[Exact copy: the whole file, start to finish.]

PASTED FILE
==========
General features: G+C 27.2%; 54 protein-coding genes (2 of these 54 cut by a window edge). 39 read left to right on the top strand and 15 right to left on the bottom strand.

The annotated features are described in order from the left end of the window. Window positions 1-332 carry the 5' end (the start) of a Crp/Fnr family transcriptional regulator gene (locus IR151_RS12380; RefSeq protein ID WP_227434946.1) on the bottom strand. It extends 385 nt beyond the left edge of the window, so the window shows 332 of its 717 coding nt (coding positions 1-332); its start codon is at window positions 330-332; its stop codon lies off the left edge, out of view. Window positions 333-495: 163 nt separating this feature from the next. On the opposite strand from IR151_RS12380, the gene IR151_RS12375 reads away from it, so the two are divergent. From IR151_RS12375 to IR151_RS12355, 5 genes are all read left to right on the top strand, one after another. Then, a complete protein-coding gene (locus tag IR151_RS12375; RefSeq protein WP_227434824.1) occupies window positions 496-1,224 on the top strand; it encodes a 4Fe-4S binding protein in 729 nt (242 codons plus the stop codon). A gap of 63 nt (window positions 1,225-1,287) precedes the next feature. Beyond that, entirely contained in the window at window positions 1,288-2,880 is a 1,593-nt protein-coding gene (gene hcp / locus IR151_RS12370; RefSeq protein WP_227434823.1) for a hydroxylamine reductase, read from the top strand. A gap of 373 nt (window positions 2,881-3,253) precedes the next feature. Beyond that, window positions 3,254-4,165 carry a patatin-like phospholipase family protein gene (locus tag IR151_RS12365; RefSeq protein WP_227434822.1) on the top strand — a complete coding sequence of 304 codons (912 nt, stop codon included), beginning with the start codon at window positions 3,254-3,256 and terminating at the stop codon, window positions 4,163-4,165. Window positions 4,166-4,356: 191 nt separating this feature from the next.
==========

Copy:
General features: G+C 27.2%; 54 protein-coding genes (2 of these 54 cut by a window edge). 39 read left to right on the top strand and 15 right to left on the bottom strand.

The annotated features are described in order from the left end of the window. Window positions 1-332 carry the 5' end (the start) of a Crp/Fnr family transcriptional regulator gene (locus IR151_RS12380; RefSeq protein ID WP_227434946.1) on the bottom strand. It extends 385 nt beyond the left edge of the window, so the window shows 332 of its 717 coding nt (coding positions 1-332); its start codon is at window positions 330-332; its stop codon lies off the left edge, out of view. Window positions 333-495: 163 nt separating this feature from the next. On the opposite strand from IR151_RS12380, the gene IR151_RS12375 reads away from it, so the two are divergent. From IR151_RS12375 to IR151_RS12355, 5 genes are all read left to right on the top strand, one after another. Then, a complete protein-coding gene (locus tag IR151_RS12375; RefSeq protein WP_227434824.1) occupies window positions 496-1,224 on the top strand; it encodes a 4Fe-4S binding protein in 729 nt (242 codons plus the stop codon). A gap of 63 nt (window positions 1,225-1,287) precedes the next feature. Beyond that, entirely contained in the window at window positions 1,288-2,880 is a 1,593-nt protein-coding gene (gene hcp / locus IR151_RS12370; RefSeq protein WP_227434823.1) for a hydroxylamine reductase, read from the top strand. A gap of 373 nt (window positions 2,881-3,253) precedes the next feature. Beyond that, window positions 3,254-4,165 carry a patatin-like phospholipase family protein gene (locus tag IR151_RS12365; RefSeq protein WP_227434822.1) on the top strand — a complete coding sequence of 304 codons (912 nt, stop codon included), beginning with the start codon at window positions 3,254-3,256 and terminating at the stop codon, window positions 4,163-4,165. Window positions 4,166-4,356: 191 nt separating this feature from the next.